Five Factors that Impact Gestation, Foaling (AAEP 2012)
By Stacey Oke, DVM, MSc • Feb 19, 2013 • Article #31333
Photo: Anne M. Eberhardt/The Horse
Breeders spend a substantial amount of time contemplating the logistics of breeding, such as choosing the stallion and where and who will be performing the reproductive work. But once a mare is in foal, a number of things can derail the pregnancy if veterinarians and horse owners don't keep a close eye the mare's progress. Sometimes, simply knowing the threats and being prepared to handle them can give a pregnant mare her best chances at carrying and delivering a healthy foal, noted Juan Samper, DVM, MSc, PhD, Dipl. ACT, of JCS Veterinary Reproductive Services Ltd., in British Columbia, Canada, during his presentation at the 2012 American Association of Equine Practitioners' Convention, held Dec. 1-5 in Anaheim, Calif.
During his presentation Samper described five important factors for breeders and owners to consider that can negatively impact pregnancy, along with how to respond to them:
Early embryonic problems Cervical incompetence (which can lead to uterine infection) and inflammation of the uterine lining (called endometritis) are major risk factors for losing the pregnancy within the first 60 days of gestation. If the pregnancy does proceed, smoldering residual infections can cause problems closer to term.
"Often these mares are treated ... with supplemental progesterone or progestins," said Samper, which are believed to help maintain pregnancy, but scientific evidence supporting this theory is lacking.
Metabolic and endocrine conditions Insulin-resistant mares might fail to cycle appropriately, which can negatively impact their ability to conceive in timely fashion. Further, pregnancy exacerbates insulin resistance and can contribute to obesity, laminitis, and chronic infections. Identifying affected mares can help owners and caretakers manage these horses properly, making dietary changes and other necessary adjustments.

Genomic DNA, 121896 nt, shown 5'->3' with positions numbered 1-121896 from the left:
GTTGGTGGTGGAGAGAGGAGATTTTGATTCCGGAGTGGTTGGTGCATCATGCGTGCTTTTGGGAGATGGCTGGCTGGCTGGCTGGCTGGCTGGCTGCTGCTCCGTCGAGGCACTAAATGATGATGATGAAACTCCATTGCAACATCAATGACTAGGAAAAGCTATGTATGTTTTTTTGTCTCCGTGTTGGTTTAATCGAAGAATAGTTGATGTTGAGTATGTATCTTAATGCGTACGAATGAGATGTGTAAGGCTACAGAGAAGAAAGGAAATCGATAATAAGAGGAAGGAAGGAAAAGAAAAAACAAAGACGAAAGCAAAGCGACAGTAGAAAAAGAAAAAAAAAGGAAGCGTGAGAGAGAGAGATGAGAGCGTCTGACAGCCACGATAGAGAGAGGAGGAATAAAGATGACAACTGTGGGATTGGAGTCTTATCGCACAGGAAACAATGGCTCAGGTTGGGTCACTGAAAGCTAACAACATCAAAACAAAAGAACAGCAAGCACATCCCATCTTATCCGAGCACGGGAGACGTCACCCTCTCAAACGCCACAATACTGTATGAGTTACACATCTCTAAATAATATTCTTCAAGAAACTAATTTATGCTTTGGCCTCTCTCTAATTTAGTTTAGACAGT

Musculoskeletal abnormalities. If broodmares were previously athletes, they might have been retired due to tendon or ligament injuries or osteoarthritis, for example. Such mares might experience stress and pain, which can negatively impact gestation. Further, if broodmares are unfit, they could be at risk for abdominal muscle or prepubic tendon rupture, which can complicate foaling. Treatment is based on the underlying condition, but can include non-steroidal anti-inflammatory drug administered long-term, steroids injected intra-articularly (into the joint), and appropriate exercise to maintain body condition/muscling.
Prepartum conditions Colic in the last stage of gestation is a major, and not uncommon, concern. Further, if mares have endometritis at the time of breeding, they could have a higher risk of developing placental infection (placentitis) in late gestation. Another concern is too little or no milk (colostrum) production very late in gestation (peripartum), sometimes due to equine Cushing's disease treatment (with pergolide) or to fescue toxicity, for example.
Postpartum conditions All mares should be examined within 24 hours of foaling, but it's especially important to ensure those experiencing dystocia (difficult foaling) undergo additional vet checks to ensure they are producing adequate milk and are not developing uterine infections (metritis).
Samper concluded, "Older mares and those that were difficult to get pregnant are often at an increased risk of developing gestational problems. Although not all mares will get pregnant in a given season, the chances of successful impregnation and foaling are increased when mares are bred at dedicated facilities with competent veterinarians and technicians."
Considering the five above-listed conditions and actively treating affected mares will likely improve fertility rates and minimize fetal losses.